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“We only see what we look at. To look is an act of choice.” – John Berger
This is the quote attached to Raghu Pratap’s latest short film, A Night of Soap Water. I reviewed Pratap’s previous short in the July of last year, and remember being really quite impressed with it, especially when taking into consideration that the film was only three minutes in length. I made comparisons with that film to the likes of Brakhage in its beautiful and very expressive use of colours (ironically, this new film is in black and white!) and its fragmented editing style, and A Night of Soap Water also suggests a similarly intellectual wave of inspirations in its techniques.
Whilst evoking the likes of Lav Diaz (one of my favourite directors, personally) and Pedro Costa in its harsh, gritty black and white (which is much more like black and dark grey for the majority of the film’s runtime), and Diaz even more so in its consistent use of static shots, Pratap also makes sure to make his own presence felt by sticking to his own very enigmatic and, to me, really quite cold and detached visual style (the camera itself feels detached, and yet the stories focus on people so beautifully, so it is hard to really specify why it feels so far away from these characters as a whole). As I said when speaking of An Image Through the Ceiling last year, Pratap has a surprisingly bold visual style that shines through immensely, especially considering that he is still working in such short runtimes and is able to generate a specific mood with the way he frames, blocks and edits his visuals together.
In fact, Pratap shows that he isn’t afraid to focus almost solely on his visuals, and though Abhijeet Dey’s sound work is brilliant when it does come to the forefront of the film, I found myself most entranced by this discomfort emanating from these stark, lonely visuals that the film seems to be built upon. The framing, subtly showing the influence of Bresson in the more abstract focus on dancing feet and hands that feel as if they belong to no body, really pushes this general feeling of slight discomfort, enigmatic curiosity. In fact, my one qualm with the film is that I wish we did receive a little more to chew on, however, the film seems content to work with its cards very close to its chest, which does admittedly help to enforce the lonely focus on mood that is quite clear from the start.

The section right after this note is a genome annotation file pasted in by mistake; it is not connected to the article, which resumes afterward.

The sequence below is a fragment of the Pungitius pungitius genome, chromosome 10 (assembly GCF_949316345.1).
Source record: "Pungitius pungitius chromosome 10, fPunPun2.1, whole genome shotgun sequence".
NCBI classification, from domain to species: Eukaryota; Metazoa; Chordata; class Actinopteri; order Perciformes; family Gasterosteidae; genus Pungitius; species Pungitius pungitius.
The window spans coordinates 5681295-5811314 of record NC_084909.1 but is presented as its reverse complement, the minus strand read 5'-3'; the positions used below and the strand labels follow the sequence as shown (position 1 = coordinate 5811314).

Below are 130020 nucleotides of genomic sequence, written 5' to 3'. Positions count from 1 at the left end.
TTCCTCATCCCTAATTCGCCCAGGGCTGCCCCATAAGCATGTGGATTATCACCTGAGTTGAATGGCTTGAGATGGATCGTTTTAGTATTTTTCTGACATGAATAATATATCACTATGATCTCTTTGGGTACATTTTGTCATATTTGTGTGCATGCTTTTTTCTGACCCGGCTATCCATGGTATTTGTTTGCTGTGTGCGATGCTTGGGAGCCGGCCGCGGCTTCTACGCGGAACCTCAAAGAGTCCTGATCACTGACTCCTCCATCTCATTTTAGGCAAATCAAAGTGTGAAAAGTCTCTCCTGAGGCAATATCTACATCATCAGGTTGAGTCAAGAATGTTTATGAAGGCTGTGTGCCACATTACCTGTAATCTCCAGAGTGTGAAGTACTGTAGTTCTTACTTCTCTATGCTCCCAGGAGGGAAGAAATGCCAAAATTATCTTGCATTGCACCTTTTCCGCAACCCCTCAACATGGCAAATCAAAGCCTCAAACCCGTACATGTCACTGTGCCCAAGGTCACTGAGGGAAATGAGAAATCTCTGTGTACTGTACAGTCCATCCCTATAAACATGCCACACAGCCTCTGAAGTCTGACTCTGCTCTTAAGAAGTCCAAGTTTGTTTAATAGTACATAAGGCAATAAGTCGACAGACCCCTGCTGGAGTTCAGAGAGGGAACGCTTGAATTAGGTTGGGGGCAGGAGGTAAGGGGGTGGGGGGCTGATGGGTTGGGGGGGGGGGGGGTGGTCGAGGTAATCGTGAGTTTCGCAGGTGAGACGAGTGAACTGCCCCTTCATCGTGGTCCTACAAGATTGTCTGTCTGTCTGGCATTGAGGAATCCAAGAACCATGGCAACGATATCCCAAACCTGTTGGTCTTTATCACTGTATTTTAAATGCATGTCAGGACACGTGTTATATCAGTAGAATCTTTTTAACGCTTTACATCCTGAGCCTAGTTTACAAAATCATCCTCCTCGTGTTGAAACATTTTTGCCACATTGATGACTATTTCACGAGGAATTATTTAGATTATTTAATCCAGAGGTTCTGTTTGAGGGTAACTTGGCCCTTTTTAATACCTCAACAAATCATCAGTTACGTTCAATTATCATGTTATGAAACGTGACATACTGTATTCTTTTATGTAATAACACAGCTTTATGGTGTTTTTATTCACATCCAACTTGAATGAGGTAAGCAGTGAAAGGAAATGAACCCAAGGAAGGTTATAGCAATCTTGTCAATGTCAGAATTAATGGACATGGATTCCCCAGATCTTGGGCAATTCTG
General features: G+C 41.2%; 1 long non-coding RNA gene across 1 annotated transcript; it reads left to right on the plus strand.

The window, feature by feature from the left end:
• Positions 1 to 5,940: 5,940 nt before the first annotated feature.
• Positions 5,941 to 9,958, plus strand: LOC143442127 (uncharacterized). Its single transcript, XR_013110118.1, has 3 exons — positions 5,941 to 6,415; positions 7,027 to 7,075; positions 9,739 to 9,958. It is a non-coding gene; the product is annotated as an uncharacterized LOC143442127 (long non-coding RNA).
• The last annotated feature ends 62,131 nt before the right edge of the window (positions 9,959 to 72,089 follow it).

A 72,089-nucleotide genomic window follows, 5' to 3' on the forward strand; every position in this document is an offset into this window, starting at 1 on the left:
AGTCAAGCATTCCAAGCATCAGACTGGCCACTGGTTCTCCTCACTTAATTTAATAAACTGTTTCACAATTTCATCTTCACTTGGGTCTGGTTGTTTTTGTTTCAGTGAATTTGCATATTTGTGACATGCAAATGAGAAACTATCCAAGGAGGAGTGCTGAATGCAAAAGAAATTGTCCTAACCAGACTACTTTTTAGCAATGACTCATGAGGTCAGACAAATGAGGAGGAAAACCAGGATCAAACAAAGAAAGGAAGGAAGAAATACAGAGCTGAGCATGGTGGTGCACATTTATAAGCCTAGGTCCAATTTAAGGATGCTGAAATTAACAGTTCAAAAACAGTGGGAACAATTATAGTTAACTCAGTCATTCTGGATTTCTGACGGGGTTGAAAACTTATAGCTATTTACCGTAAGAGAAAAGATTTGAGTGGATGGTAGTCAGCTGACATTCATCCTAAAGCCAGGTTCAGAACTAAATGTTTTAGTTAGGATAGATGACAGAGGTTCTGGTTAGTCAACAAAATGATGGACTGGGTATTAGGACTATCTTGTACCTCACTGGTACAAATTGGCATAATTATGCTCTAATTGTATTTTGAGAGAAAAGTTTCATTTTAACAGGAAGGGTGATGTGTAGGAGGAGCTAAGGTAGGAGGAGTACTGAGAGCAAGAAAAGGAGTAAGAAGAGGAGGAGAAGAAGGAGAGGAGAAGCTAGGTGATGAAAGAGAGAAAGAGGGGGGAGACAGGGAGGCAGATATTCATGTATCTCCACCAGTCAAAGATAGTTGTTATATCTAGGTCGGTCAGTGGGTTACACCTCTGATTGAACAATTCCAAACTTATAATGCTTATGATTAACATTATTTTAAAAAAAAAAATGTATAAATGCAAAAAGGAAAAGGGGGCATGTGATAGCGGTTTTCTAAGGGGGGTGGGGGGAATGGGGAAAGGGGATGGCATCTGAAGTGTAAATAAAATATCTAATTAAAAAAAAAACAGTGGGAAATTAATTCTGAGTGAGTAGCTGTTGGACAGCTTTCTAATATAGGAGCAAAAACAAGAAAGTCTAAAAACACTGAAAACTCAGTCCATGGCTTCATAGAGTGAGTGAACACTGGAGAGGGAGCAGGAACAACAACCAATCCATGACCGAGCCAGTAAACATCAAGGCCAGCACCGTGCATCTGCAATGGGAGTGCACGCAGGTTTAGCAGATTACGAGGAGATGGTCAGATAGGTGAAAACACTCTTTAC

Though he never speaks, I also found myself quite entranced by actor Prafulla Baruah, whose longing looks into the distance feel so desperate to reach out for some kind of connection in the lonely world that this film establishes so quickly. His occasional looks into the camera also suggest this same desperation, one that is seeking connection in a world that is silent other than the drone of passing cars and the incessant yelping of a nearby dog, whether they are actually intentional or not (I assume so!).
It does need to be said, this film is, above all else, very much a mood piece. There isn’t a dense story, there isn’t even any dialogue (unless you’re a dog whisperer…), but all of the expected cinematic density can easily be discovered in the desolate framing, in the restricted performance, in the moody lighting. It feels like there is a connection to be made, but it is never entirely forged and therefore it leaves the audience in a type of cinematic limbo which gives this quite the eerie lasting power. I think I’ll find myself reflecting on the eldritch fourth wall breaks for quite some time…